The second week starts with a lesson on Research. Again, nothing terribly new in this video. One part is about interviewing people for their expertise in an area. He doesn’t talk about how to locate these people or approach them, probably because all he has to do is send off an email or pick up the phone—or, more likely at this point, have his assistant do this.
The second topic is locations. He recommends actually walking the locations you’ll use in your books, making notes about what strikes you. I concur, if at all possible. Years ago, a writer friend asked me if I could answer questions about Tucson for her because she couldn’t come here to see it herself. Of course I said yes. I was relatively new to the area, so I had to ask other people I knew for help. After I read one of her books, I realized the limitation of this technique. You don’t know what you don’t know, so you don’t ask about it. She had a glaring inaccuracy, describing something as if it were like the area where she lives. She assumed it would be like that, so didn’t know she should verify her assumption.
Of course, if you’re writing about first century Jerusalem, there’s not much chance of walking that location. Or twenty-fifth century Ganymede. But, as Patterson says, there is the Internet.
One of the bonuses of doing research, whether it be by interviewing people or walking around a city or clicking through the Internet, or, as in my case this morning, picking up one of the reference books you’ve collected, is that things you learn will give you ideas for your story. It goes back to that you-don’t-know-what-you-don’t-know thing. Chances are if you discover an interesting, new fact, your readers will find that interesting, too.
If it advances the story.
Beware the dreaded infodump, which is what it’s called when the author puts in all this stuff she learned doing research that has nothing to do with deepening character or advancing the plot.
That’s the end of the lesson on research.
And now a whole mass of writers will desert this blog (and probably never sign up for Patterson’s class) because he spends the next two lessons on Outlines. No other topic in this course gets two lessons. If you’re a pantser, you’re going to throw up your hands at this point.
I’m a plotter. Because I think a writer should take the time to figure out which method works better for them, I think you should try both ways. If you never try it, how do you know it won’t work?
So I’ve tried writing into the mist, a.k.a. pantsing, a few times. I’ve found that success is 50-50 for me when I write without an outline. Sometimes absolutely amazing stuff happens, unexpected stuff, fun stuff, that I doubt I would have come up with had I written an outline in advance. And sometimes I get several thousand words in and have no freakin’ idea where to go from there.
There’s something comforting about having a plan. You sit at your desk in the morning, look at your outline, and know exactly where to begin writing. You can set word count goals because you won’t have to spend time staring out the window trying to figure out what happens next or what clue to plant in this scene or why your sleuth suspects a certain character of being the murderer.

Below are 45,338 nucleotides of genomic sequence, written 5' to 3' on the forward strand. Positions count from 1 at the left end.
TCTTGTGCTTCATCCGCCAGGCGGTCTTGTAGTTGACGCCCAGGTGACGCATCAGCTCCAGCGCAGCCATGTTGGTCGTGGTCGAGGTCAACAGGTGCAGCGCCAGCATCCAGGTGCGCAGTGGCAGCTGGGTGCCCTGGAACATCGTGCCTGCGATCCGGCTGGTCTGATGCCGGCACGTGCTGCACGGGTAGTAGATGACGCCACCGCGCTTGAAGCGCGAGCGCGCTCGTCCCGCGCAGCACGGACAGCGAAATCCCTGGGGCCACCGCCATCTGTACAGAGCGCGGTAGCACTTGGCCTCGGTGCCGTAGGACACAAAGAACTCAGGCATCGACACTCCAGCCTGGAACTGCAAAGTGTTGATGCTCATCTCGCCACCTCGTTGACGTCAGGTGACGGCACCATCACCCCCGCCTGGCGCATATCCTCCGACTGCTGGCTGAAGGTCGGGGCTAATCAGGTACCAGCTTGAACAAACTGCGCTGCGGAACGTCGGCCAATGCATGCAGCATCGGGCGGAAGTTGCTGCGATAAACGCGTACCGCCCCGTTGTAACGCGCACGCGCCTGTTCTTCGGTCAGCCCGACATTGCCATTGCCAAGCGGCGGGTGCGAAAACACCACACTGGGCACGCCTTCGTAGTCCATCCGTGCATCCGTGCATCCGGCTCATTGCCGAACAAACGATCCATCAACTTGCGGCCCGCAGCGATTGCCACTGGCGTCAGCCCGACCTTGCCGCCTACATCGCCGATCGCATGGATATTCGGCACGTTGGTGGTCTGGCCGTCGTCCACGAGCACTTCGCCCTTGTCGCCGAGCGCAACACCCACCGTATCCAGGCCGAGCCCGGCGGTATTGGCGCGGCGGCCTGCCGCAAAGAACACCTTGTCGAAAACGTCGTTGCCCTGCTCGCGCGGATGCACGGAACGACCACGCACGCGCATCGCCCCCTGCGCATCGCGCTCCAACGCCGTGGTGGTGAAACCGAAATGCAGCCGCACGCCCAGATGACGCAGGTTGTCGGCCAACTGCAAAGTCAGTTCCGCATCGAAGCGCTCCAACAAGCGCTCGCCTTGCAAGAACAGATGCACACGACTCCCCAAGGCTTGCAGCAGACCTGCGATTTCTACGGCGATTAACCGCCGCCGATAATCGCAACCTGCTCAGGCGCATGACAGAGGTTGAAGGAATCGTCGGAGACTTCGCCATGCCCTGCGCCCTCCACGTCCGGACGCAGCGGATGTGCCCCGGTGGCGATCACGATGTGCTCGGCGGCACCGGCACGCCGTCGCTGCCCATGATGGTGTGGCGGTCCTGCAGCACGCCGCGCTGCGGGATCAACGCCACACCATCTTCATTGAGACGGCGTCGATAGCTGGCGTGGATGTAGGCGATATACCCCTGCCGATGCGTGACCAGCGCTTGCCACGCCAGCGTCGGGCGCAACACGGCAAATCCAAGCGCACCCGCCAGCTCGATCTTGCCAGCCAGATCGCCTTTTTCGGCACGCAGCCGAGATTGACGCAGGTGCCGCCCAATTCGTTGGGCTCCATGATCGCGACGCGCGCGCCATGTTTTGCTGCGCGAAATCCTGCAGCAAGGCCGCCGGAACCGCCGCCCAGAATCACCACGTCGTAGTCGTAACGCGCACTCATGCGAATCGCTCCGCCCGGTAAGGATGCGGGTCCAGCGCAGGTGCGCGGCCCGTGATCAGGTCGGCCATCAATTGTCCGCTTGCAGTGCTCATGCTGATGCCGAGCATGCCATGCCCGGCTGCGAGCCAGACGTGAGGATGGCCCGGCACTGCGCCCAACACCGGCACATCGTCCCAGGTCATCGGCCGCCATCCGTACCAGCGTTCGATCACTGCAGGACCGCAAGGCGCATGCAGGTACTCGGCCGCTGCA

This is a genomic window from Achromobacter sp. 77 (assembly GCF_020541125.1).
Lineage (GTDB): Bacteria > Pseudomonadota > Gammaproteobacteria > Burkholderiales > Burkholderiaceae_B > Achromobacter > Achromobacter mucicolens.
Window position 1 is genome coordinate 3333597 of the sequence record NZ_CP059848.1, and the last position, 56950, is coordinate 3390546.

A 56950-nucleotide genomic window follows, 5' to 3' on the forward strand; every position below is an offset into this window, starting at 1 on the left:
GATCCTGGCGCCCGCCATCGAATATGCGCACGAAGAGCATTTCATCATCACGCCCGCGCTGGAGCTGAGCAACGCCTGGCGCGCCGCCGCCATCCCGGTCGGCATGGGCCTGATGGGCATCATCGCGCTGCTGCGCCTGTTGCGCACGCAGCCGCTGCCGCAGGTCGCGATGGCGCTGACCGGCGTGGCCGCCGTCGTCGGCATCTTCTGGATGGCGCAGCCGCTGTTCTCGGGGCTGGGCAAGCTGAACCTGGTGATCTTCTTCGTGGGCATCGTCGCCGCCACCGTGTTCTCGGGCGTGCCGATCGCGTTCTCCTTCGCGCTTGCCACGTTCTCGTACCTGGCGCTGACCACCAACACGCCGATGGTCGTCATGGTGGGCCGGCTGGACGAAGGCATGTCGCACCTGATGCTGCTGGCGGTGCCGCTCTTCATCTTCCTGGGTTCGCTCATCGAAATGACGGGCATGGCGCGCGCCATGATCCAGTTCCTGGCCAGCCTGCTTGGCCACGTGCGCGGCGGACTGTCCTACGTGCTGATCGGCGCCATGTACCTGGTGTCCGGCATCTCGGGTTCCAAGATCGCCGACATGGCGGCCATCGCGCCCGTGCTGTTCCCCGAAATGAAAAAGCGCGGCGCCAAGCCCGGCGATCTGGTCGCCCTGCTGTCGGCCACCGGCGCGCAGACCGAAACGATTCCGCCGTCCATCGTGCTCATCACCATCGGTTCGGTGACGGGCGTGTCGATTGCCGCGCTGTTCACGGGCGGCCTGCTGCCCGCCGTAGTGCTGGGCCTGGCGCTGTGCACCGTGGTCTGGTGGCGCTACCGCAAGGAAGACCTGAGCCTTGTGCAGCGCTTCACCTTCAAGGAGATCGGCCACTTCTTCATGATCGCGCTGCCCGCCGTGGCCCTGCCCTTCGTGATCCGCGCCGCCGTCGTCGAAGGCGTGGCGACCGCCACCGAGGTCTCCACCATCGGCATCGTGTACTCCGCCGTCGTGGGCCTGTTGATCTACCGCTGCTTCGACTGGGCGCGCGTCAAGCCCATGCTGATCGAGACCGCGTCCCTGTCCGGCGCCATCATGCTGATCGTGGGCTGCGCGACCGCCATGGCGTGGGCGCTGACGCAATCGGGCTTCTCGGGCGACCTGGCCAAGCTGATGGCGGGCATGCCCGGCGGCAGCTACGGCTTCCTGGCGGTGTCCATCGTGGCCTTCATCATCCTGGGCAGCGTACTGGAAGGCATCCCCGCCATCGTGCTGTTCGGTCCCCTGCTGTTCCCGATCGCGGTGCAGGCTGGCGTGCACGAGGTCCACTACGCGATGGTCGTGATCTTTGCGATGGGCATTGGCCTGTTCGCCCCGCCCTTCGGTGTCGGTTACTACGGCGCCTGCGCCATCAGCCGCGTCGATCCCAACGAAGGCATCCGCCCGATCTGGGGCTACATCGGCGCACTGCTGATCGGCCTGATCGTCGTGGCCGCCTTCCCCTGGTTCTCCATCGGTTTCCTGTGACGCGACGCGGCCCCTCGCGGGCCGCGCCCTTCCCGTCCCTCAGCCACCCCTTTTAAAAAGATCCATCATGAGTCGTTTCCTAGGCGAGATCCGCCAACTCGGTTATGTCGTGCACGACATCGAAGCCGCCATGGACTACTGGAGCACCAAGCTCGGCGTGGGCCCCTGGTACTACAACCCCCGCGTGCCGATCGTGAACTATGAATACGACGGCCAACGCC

That doesn’t mean nothing unexpected happens as you write. The muse doesn’t work that way. Especially if you’re doing NaNoWriMo and freewheeling it a bit to get your 1667 words that day because you realize you’re going to come up short of 50,000 and there’s no time to sit back and rework your outline. But I think you have to beware the rabbit trails. It’s too easy to wander off the path you’ve set for yourself with no way to get back.
I had one of those muse bombs pop up two years ago, and I went with it, because it didn’t actually change the story I was telling. It happened way at the end, and I figured I could edit it out during revision if necessary. But I decided I liked it, and it became an important part of the plot of the next year’s NaNo novel.
Obviously, Patterson believes in outlining. In fact, for him writing the outline is the most creative part of the writing process. He writes multiple drafts, over a period of weeks, of his outline, in more detail than I’ve ever considered doing. I imagine this makes writing with co-writers a whole lot easier.
One thing I have to bring up this week because it’s important to know: Patterson does not go into details in these videos. I suppose that’s part of them being a “Master Class.” They’re more a discussion of how he works than how to do things.
For example, in discussing Plot in Week One, he never mentions the different plot structures such as the three-act structure, the four-act structure, the hero’s journey, the W Plot, or any of the other various ways of plotting a novel. He either assumes you’ve learned about this somewhere else or doesn’t think it’s necessary to know about it.
His lessons on the Outline are similar. He talks about scenes and twists and arcs, but he doesn’t talk about ways to develop them. The workbook for the class includes the entire outline for one of his novels, so you can read through that and analyze the structure, but it would be helpful if he explained how to weave in subplots and similar techniques.
Which leaves me in a quandary. I was starting to think of this as a beginner’s class, but the assumptions and/or omissions in each lesson make me think beginners wouldn’t quite fit either. I suppose I’ll have to wait a few more weeks before deciding.